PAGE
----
(10) One of the biggest changes in the last few hundred years has been making governments and countries secular (France, Germany, America) — the government is separate from the church. Some middle-eastern countries do not do this however. The church is the government. Which do you think is better? Is society losing its morals by being secular?

(11)  How much freedom should people be allowed when expressing opinions? Is what Rushdie says (the world would be better without religion) acceptable as a public opinion?




With elections coming up in Korea on Wednesday, it seems appropriate for us to look at a political allegory made famous by the Canadian politician Tommy Douglas. He started using the story of ‘Mouseland’ as early as the 1940s but it still seems rather relevant today.

You can watch a short animation of the speech here:

And you can find a written copy of the speech here:

Click to access tommy_douglas_speech.pdf

Questions to consider:

Preliminary Question – Tommy Douglas is thought of as the father of Canada’s universal health care system. This is a system in which every man, woman, and child is provided with free health care. Similar systems exist in other countries around the world. How do you feel about the notion that people should have the right to receive free health care provided by their government?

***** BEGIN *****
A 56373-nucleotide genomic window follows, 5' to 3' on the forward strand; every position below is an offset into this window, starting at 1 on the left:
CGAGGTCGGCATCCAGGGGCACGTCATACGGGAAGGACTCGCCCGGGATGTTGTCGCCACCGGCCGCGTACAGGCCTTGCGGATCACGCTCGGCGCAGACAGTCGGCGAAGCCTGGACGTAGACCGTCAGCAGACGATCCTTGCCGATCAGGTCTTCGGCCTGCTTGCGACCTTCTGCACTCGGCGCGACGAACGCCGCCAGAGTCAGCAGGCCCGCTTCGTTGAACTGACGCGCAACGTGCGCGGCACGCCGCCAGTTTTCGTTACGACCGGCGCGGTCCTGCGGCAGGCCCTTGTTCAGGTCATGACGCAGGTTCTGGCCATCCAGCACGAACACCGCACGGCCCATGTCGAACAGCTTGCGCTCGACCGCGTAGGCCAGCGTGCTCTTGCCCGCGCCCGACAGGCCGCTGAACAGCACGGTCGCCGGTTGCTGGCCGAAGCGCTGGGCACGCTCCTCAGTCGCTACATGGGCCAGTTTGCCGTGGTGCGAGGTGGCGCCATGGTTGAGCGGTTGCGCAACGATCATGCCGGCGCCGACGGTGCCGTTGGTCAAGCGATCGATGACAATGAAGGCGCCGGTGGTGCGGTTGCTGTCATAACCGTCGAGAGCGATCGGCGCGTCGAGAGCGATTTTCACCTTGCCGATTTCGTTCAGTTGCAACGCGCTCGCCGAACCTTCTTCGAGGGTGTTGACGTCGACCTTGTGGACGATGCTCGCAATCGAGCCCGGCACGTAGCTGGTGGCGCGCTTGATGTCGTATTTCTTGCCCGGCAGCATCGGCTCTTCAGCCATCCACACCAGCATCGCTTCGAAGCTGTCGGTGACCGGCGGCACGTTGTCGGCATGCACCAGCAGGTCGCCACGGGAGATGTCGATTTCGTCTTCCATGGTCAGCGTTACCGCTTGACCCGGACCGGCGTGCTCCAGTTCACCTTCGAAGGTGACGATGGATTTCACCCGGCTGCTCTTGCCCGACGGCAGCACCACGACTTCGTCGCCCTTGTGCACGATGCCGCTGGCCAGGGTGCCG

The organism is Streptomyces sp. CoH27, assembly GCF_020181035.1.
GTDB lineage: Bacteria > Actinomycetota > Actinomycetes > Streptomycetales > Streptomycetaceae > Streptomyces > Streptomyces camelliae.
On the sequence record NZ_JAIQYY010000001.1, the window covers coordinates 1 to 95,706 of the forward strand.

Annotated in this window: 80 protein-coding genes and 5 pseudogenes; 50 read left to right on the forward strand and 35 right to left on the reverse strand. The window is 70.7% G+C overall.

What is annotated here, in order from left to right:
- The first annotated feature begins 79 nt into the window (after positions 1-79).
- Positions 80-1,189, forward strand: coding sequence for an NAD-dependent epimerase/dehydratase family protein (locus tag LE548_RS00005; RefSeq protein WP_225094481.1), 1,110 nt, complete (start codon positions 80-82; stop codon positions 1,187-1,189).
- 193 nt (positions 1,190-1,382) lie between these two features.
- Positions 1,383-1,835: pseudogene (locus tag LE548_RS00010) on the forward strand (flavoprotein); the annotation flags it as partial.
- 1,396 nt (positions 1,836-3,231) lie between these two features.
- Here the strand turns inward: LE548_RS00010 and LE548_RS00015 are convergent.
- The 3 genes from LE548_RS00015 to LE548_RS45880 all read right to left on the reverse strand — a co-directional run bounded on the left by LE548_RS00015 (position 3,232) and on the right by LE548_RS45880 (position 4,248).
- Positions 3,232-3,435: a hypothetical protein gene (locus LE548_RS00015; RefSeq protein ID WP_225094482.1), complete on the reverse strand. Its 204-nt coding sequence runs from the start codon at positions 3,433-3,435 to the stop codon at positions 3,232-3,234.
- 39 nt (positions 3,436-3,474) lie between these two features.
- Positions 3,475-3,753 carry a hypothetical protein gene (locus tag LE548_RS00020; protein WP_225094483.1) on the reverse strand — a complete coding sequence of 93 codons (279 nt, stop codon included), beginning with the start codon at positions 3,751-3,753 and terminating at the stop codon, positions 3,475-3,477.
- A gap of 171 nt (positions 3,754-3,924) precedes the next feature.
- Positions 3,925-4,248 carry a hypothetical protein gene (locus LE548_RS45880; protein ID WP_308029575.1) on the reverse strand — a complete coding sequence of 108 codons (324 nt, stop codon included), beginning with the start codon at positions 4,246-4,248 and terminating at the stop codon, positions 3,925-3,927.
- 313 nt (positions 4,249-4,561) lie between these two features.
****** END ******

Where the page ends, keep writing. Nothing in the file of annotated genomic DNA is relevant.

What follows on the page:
Questions on the material:

Of course the whole speech is an allegory (like Plato’s Cave). He is not really speaking about cats and mice. So why did he choose these two animals? What do the mice and the cats represent?

“Some of them even got a ride to the polls and got a ride for the next four years afterwards, too.” – What do you think this line about mice getting a ride to the polls (i.e., the place to vote) means?

“Now, I’m not saying anything against the cats. They conducted their government with dignity. They passed good laws – that is, laws that were good for cats.” Do you feel that the cats are ‘evil’ or ‘bad’ in this story? Or are they just following their nature?

Why do cats make laws that are good for cats?

What happens when the mice are upset with the cats and their laws?

“And when they couldn’t take that anymore, they voted the white cats out and black ones in again. Then they went back to white cats. Then to black cats. They even tried half black and half white cats. And they called that a
coalition. They even got one government made up of cats with spots on them: They were cats that tried to make a noise like a mouse but ate like a cat.” What is Tommy Douglas saying about the various political parties here?